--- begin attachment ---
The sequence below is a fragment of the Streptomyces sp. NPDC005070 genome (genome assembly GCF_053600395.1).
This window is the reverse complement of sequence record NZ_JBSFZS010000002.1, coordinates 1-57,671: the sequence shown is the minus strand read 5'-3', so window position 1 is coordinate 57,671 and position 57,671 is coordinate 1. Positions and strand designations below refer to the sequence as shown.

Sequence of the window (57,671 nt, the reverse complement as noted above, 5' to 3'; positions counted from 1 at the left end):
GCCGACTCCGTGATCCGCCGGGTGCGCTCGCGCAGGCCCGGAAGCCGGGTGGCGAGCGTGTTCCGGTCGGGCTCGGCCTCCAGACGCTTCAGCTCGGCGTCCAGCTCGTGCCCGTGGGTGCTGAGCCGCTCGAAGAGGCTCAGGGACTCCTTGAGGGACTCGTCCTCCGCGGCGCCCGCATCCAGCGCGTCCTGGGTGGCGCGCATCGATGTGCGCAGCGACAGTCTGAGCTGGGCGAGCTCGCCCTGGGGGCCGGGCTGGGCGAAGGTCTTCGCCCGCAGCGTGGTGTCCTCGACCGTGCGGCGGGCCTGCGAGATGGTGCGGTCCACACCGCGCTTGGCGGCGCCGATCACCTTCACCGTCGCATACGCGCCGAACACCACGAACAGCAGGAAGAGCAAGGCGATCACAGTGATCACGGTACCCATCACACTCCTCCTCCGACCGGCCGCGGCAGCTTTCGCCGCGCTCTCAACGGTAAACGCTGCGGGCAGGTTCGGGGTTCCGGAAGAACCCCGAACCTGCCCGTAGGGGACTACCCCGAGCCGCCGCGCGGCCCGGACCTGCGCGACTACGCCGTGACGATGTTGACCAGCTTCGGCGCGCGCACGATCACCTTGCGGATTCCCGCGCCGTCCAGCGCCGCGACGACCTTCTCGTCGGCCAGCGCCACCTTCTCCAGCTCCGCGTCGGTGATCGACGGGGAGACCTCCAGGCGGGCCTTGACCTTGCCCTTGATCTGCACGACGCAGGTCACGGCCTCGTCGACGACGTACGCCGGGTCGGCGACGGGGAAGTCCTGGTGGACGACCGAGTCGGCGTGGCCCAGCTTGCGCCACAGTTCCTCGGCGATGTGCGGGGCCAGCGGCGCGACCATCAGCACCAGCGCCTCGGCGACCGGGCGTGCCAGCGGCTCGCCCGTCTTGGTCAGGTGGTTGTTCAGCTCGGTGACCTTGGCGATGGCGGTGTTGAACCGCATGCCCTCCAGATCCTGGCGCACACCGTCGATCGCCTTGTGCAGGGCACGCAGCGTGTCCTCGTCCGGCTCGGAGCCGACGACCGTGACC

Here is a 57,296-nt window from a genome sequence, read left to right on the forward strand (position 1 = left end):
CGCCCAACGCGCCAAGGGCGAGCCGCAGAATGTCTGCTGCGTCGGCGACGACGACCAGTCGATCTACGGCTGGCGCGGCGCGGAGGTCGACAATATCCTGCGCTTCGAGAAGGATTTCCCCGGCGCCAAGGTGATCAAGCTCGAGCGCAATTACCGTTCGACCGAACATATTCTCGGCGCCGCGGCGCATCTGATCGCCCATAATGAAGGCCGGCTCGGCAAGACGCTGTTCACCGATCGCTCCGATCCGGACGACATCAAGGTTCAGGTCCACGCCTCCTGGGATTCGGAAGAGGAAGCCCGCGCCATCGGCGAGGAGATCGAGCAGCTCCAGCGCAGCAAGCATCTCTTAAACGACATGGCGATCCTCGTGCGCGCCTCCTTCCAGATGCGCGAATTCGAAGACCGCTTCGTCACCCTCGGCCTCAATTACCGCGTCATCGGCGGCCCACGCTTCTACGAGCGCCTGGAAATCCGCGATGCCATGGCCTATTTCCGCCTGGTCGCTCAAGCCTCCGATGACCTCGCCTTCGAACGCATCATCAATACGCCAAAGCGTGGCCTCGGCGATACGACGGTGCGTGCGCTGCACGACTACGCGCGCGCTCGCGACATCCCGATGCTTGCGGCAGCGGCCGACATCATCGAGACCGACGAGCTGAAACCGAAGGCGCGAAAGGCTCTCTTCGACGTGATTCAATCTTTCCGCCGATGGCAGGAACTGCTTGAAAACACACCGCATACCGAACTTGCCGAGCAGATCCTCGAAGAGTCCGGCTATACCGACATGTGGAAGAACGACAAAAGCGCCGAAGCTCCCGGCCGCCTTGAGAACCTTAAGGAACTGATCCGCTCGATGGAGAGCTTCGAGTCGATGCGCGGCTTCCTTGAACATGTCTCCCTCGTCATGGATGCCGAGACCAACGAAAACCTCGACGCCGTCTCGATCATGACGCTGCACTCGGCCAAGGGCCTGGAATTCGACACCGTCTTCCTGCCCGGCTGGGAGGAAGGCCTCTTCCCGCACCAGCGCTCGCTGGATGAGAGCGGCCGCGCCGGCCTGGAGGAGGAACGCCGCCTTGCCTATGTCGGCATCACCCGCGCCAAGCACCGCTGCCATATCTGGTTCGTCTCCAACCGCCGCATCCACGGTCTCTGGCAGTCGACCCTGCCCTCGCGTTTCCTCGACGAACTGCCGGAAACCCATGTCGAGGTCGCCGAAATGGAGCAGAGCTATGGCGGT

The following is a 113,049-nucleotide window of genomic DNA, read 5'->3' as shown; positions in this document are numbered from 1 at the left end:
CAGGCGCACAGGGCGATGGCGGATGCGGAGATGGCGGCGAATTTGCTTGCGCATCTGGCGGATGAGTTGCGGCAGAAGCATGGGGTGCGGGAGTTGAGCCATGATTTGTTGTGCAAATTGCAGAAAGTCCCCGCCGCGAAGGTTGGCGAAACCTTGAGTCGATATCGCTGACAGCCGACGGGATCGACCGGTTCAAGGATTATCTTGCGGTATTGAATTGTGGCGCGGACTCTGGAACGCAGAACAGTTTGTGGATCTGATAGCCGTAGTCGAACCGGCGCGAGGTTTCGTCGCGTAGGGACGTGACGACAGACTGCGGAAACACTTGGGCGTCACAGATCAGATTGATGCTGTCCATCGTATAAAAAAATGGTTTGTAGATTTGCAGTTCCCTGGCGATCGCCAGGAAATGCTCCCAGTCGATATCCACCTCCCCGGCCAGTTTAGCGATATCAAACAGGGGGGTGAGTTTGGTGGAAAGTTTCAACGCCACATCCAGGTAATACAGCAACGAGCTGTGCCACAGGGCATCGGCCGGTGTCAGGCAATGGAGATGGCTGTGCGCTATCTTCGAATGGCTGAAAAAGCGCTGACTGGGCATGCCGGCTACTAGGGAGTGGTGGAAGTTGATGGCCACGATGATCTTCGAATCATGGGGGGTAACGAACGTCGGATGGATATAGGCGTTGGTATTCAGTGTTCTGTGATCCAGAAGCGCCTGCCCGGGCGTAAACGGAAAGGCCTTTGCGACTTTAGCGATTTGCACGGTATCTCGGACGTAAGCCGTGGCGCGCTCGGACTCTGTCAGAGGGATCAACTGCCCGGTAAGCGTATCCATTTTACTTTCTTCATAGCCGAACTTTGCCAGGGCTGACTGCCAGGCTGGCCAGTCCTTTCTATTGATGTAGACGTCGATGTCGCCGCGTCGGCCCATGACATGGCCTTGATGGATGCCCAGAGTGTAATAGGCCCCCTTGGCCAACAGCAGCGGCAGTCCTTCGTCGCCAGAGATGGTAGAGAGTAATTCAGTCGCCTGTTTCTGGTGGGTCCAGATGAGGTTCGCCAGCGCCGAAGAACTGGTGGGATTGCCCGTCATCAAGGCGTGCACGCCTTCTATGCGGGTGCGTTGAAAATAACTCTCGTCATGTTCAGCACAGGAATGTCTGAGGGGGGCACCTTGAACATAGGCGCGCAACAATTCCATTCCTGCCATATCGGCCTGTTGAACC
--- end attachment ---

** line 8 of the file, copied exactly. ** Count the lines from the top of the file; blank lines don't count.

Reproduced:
CAGGCGCACAGGGCGATGGCGGATGCGGAGATGGCGGCGAATTTGCTTGCGCATCTGGCGGATGAGTTGCGGCAGAAGCATGGGGTGCGGGAGTTGAGCCATGATTTGTTGTGCAAATTGCAGAAAGTCCCCGCCGCGAAGGTTGGCGAAACCTTGAGTCGATATCGCTGACAGCCGACGGGATCGACCGGTTCAAGGATTATCTTGCGGTATTGAATTGTGGCGCGGACTCTGGAACGCAGAACAGTTTGTGGATCTGATAGCCGTAGTCGAACCGGCGCGAGGTTTCGTCGCGTAGGGACGTGACGACAGACTGCGGAAACACTTGGGCGTCACAGATCAGATTGATGCTGTCCATCGTATAAAAAAATGGTTTGTAGATTTGCAGTTCCCTGGCGATCGCCAGGAAATGCTCCCAGTCGATATCCACCTCCCCGGCCAGTTTAGCGATATCAAACAGGGGGGTGAGTTTGGTGGAAAGTTTCAACGCCACATCCAGGTAATACAGCAACGAGCTGTGCCACAGGGCATCGGCCGGTGTCAGGCAATGGAGATGGCTGTGCGCTATCTTCGAATGGCTGAAAAAGCGCTGACTGGGCATGCCGGCTACTAGGGAGTGGTGGAAGTTGATGGCCACGATGATCTTCGAATCATGGGGGGTAACGAACGTCGGATGGATATAGGCGTTGGTATTCAGTGTTCTGTGATCCAGAAGCGCCTGCCCGGGCGTAAACGGAAAGGCCTTTGCGACTTTAGCGATTTGCACGGTATCTCGGACGTAAGCCGTGGCGCGCTCGGACTCTGTCAGAGGGATCAACTGCCCGGTAAGCGTATCCATTTTACTTTCTTCATAGCCGAACTTTGCCAGGGCTGACTGCCAGGCTGGCCAGTCCTTTCTATTGATGTAGACGTCGATGTCGCCGCGTCGGCCCATGACATGGCCTTGATGGATGCCCAGAGTGTAATAGGCCCCCTTGGCCAACAGCAGCGGCAGTCCTTCGTCGCCAGAGATGGTAGAGAGTAATTCAGTCGCCTGTTTCTGGTGGGTCCAGATGAGGTTCGCCAGCGCCGAAGAACTGGTGGGATTGCCCGTCATCAAGGCGTGCACGCCTTCTATGCGGGTGCGTTGAAAATAACTCTCGTCATGTTCAGCACAGGAATGTCTGAGGGGGGCACCTTGAACATAGGCGCGCAACAATTCCATTCCTGCCATATCGGCCTGTTGAACC